“She’s lucky she has that body Alise, I mean everything else is as plain as the winter sky on her” I heard Aunty Rose tittering to my mother in the living room as I sat in my room trying to read some books for school.
“Well she must be doing something right, she’s pregnant now she told me yesterday” My mother retorted.
“With that husband that’s always travelling for work?” Aunty Rose snorted those three words out and chuckled heartily, “gold star for her”
“Remember what I told you about when I first came here, and he came to my door and said he had been waiting for a chance to say hello for weeks, and was trying to come inside and I told him I was busy”.
I focused on a sentence in my book as hard as I could
“Well you know he kept coming back, I let him in one day and he tried to say how we could be really good friends and he put his hands on my lap, I obviously made him get the hell out and kept it cordial ever since but you know all that time he never mentioned he had a wife and I didn’t even see her until a little bit after, saw him wither in town then we started talking after over fence”
“Wait Alise wasn’t Marianne away at the time you first came here? I remember ...I think ...yeah she was away to visit her sister!”
“Yup, terrible isn’t it, he stopped really trying to talk to me outside the hi and bye after she came back, poor Lady.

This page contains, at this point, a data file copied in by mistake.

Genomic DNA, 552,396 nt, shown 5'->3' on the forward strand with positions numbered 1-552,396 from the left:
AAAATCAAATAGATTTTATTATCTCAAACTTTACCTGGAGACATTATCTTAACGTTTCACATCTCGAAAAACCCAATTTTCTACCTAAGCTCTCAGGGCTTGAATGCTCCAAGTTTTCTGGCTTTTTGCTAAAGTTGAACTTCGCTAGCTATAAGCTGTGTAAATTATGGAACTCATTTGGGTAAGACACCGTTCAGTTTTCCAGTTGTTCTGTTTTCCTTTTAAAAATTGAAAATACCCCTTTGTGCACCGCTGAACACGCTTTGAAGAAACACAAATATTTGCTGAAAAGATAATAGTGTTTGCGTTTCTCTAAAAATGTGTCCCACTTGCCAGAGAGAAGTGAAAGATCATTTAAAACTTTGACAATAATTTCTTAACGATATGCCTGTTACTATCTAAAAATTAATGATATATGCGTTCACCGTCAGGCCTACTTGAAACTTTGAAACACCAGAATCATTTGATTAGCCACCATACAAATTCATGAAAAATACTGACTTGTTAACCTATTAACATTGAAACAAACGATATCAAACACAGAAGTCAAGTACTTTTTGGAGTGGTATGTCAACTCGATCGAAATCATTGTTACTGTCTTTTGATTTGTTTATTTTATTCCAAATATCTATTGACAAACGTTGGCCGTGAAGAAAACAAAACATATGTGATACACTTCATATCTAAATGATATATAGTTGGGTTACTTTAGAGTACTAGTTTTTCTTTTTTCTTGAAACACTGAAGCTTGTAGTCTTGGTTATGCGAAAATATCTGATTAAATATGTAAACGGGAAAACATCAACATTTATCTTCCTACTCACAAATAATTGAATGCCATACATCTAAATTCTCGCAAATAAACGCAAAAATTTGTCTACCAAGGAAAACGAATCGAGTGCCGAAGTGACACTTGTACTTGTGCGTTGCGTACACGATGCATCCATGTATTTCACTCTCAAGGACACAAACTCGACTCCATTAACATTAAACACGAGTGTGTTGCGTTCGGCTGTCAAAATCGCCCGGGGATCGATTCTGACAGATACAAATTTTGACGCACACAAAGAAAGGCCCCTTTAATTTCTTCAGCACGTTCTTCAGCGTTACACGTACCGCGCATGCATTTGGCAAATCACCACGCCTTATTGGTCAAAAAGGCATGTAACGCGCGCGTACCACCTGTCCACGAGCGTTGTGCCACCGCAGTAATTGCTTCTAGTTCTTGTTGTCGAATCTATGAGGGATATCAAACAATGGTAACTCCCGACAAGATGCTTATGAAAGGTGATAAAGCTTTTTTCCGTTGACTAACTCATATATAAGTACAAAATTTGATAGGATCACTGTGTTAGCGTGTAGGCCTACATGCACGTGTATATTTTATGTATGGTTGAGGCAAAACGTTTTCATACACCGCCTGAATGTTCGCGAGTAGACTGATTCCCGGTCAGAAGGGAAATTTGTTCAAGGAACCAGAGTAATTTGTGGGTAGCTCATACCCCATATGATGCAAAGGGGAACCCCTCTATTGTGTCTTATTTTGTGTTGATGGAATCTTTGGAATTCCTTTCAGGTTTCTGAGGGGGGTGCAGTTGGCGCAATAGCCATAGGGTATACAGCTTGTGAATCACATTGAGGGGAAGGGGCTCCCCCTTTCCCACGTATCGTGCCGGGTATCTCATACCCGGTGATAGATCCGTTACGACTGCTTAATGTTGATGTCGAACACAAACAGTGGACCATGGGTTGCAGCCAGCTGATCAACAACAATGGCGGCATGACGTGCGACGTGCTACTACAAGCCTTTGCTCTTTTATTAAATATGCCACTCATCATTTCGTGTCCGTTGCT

I couldn’t bear anymore words, I couldn’t bear to hear anything more of those callous words, I threw myself into the embracing shadows and willed them to take me where they pleased. That’s when I ended up in the locker rooms in the gym in town, sparsely populated I could see and no place for a young girl. The dark corners near the back sheltered me as I saw a man pick up a sweat soaked piece of underwear that had fallen out of another man’s gym bag as he walked to the showers. I saw him snatch it like a Gollum snatching a morsel of food before retreating back into its cave, I saw the man furtively glance around to ensure he had no audience before smearing the underwear all over his face, his knees quivered in what was clear ecstasy and he took the other man’s underwear with him as he quickly made an exit. I was then called back into the shadows to emerge at the home of what I recognised to be a girl from school; Allaura. I stood on her landing and the house itself told me she was studying downstairs in the dining room, I found myself in the bathroom looking on as her older brother urinated in the bath, I became as stoic as the door itself and watched him purposefully smear his urine across as much as the bath as he could. He paused for a few moments, staring into the bath and the urine, seemingly transfixed as to the mechanism of his own body. I saw him reach for a towel I instinctively knew wasn’t his and as I slipped back into the shadows saw him wipe the bath with the lovely cyan towel fit perfectly for another little girl much like me. I emerged under a table in a room a little too hot, cheaply painted in violet I could see with a solitary rose in a glass by the window. I remained still as I let my ears do the seeing for me, I could hear panting and rifling in the vicinity, the room smelt of alcohol and the cloying sour scent of human sweat. I shifted silently and looked up to the bed to see Mr Tully from next door pressed against the nubile body of a woman that was not his wife.